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Re: [scrumdevelopment] Re: More newbie questions...

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  • Ron Jeffries
    ... Even with such a customer, if you get them into the Scrum or XP cycle, they can see the impact of their decisions, the costs at a micro level, and all but
    Message 1 of 33 , Aug 2, 2003
      On Saturday, August 2, 2003, at 11:04:30 AM, Boris Gloger wrote:

      >> And, this is not "just" a newbie question. It is important because it
      >> hilights the essential cultural shift required by Scrum: From
      >> delivering the Universe because it was naively asked for, to helping
      >> Customers discover what they *really* want, and delivering that as
      >> quickly as possible.

      > I fully agree - the only problem is if you have a customer - like
      > marketing who thinks that the IT people must deliver what she wants -
      > that you as a IT person do not have the right to consult the business
      > people, because it is their business to know what is important, and it
      > is always everything that was requested absolutely necessary!
      > I do have always only one argument - resources or costs.

      Even with such a customer, if you get them into the Scrum or XP cycle, they
      can see the impact of their decisions, the costs at a micro level, and all
      but the absolutely dullest will start to make better use of your time.

      Ron Jeffries
      www.XProgramming.com
      Logic is overrated as a system of thought.
    • Mike Beedle
      ... Christian: But in Scrum we also show what is done every day. Remember, Daily Build and Daily Scrum are basic Scrum patterns. A while ago Jeff
      Message 33 of 33 , Aug 12, 2003
        > From: "Christian Knott" <chrisknott@...>
        > With Scrum, we get to show what's been done every 30 days. That means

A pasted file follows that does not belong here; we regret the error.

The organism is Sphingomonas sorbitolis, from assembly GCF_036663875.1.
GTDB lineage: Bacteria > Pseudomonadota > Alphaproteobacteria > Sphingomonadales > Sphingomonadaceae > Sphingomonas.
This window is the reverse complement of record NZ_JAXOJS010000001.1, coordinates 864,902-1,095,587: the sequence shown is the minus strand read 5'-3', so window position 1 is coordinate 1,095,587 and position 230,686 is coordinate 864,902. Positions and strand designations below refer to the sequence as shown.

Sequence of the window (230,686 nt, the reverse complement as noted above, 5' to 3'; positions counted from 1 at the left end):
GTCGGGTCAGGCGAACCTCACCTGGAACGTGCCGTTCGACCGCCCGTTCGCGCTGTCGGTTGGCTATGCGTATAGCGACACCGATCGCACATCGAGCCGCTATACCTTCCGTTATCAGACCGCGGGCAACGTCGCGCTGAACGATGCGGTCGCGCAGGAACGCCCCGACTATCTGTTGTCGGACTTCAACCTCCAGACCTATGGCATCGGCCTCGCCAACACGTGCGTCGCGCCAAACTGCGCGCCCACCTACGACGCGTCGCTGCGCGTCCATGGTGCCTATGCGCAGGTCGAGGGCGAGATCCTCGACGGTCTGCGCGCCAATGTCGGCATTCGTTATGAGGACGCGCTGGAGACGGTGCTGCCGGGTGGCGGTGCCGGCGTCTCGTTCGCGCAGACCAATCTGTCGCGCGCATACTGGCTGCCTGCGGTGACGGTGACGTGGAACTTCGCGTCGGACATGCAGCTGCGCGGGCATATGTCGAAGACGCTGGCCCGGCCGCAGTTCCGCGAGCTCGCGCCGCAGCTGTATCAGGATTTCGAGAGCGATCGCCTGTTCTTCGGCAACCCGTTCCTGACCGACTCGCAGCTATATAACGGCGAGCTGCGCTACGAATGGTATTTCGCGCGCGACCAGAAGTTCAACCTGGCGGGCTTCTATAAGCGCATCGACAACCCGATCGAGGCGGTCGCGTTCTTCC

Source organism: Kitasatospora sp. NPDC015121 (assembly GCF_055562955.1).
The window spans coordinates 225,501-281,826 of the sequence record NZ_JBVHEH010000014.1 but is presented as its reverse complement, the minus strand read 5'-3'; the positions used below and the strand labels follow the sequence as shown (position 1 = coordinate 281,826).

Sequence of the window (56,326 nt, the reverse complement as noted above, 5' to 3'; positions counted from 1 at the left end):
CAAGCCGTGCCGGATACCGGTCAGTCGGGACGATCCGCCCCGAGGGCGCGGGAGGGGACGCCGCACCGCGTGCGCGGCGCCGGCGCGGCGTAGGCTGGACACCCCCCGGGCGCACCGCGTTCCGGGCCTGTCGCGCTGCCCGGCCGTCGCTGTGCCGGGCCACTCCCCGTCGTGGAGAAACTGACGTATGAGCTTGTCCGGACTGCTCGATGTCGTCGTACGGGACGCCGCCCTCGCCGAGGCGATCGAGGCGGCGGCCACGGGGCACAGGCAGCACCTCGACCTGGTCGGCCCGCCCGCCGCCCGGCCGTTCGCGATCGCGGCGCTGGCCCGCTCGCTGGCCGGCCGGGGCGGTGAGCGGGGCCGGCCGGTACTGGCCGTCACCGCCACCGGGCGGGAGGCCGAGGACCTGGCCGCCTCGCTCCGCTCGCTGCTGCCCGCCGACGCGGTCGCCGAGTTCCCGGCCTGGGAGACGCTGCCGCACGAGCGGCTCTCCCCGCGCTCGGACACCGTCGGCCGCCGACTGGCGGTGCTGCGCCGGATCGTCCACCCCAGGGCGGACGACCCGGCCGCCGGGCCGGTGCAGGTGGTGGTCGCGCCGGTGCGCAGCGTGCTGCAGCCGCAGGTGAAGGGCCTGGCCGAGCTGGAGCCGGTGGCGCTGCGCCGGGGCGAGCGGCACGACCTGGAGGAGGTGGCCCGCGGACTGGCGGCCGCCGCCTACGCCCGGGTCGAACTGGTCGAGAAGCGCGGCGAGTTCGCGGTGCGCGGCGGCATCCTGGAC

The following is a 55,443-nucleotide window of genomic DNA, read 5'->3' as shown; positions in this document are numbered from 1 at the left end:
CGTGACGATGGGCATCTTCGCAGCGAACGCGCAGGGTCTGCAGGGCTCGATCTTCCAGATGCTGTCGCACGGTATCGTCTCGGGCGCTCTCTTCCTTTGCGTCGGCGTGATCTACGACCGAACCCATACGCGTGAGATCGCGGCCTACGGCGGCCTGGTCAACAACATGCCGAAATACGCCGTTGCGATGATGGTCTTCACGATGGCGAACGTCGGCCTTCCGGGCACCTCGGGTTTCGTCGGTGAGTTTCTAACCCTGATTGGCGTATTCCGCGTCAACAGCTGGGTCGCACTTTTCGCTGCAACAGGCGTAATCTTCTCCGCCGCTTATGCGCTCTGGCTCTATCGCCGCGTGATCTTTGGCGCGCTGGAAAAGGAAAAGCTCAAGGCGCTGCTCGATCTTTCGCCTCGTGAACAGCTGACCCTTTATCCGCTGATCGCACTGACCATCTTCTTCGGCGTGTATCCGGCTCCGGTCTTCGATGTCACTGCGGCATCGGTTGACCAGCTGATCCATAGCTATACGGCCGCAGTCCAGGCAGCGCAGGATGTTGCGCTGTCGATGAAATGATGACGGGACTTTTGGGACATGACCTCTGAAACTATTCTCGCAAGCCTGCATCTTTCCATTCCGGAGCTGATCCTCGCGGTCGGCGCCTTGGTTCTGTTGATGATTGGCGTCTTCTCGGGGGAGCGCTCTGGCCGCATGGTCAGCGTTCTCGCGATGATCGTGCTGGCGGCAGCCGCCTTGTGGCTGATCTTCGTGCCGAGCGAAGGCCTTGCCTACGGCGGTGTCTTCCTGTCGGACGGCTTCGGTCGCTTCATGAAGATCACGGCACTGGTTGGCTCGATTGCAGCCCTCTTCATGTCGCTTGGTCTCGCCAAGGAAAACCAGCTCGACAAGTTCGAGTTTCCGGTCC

> that the "alignment smell" gets to be put on view once a month
        > instead of, well, never in many other cases.

        Christian:

        But in Scrum we also show what is done every day. Remember,
        "Daily Build" and "Daily Scrum" are basic Scrum patterns.

        A while ago Jeff Sutherland pointed to an article written by
        Martin Fowler about continuous integration. All good and dandy.
        It is great to have things like Anthill produce automatic builds
        and run batches of unit tests. But it is also important for
        the Customer to interact with stable versions of the application
        and give feedback from hands-on experience on a daily basis.

        Also, there are things like Fit and Fitnesse that attempt to
        Automate "acceptance testing". Our style is to do this
        through "human interaction" -- there are some things that
        we feel are best leaving non-automated i.e. where we want humans
        involved.

        In our development we have perhaps hundreds if not thousands
        of builds every day, and thousands of check ins and updates,
        but we advertise at least one stable build daily for the customers
        to play with.


        > For the specific problem of fuzzily defined requirements for reports,
        > I'm with Ron, pretty much. My difference: do something. Anything.
        > Guestimate what the report should be, do it quickly, then mark it
        done.

        Well, "mark it done" might be pushing your luck.
        Some customers take it very offensively to "mark things done"
        if they are not done. But certainly, getting a report out
        for someone to see will start the feedback loops. (Don't forget
        to update your daily estimate to completion after some work
        and feedback are produced :-)


        > The donors/owners will soon start griping, and you can convert
        > their gripes into requirements that go on the product backlog.

        True.

        - Mike
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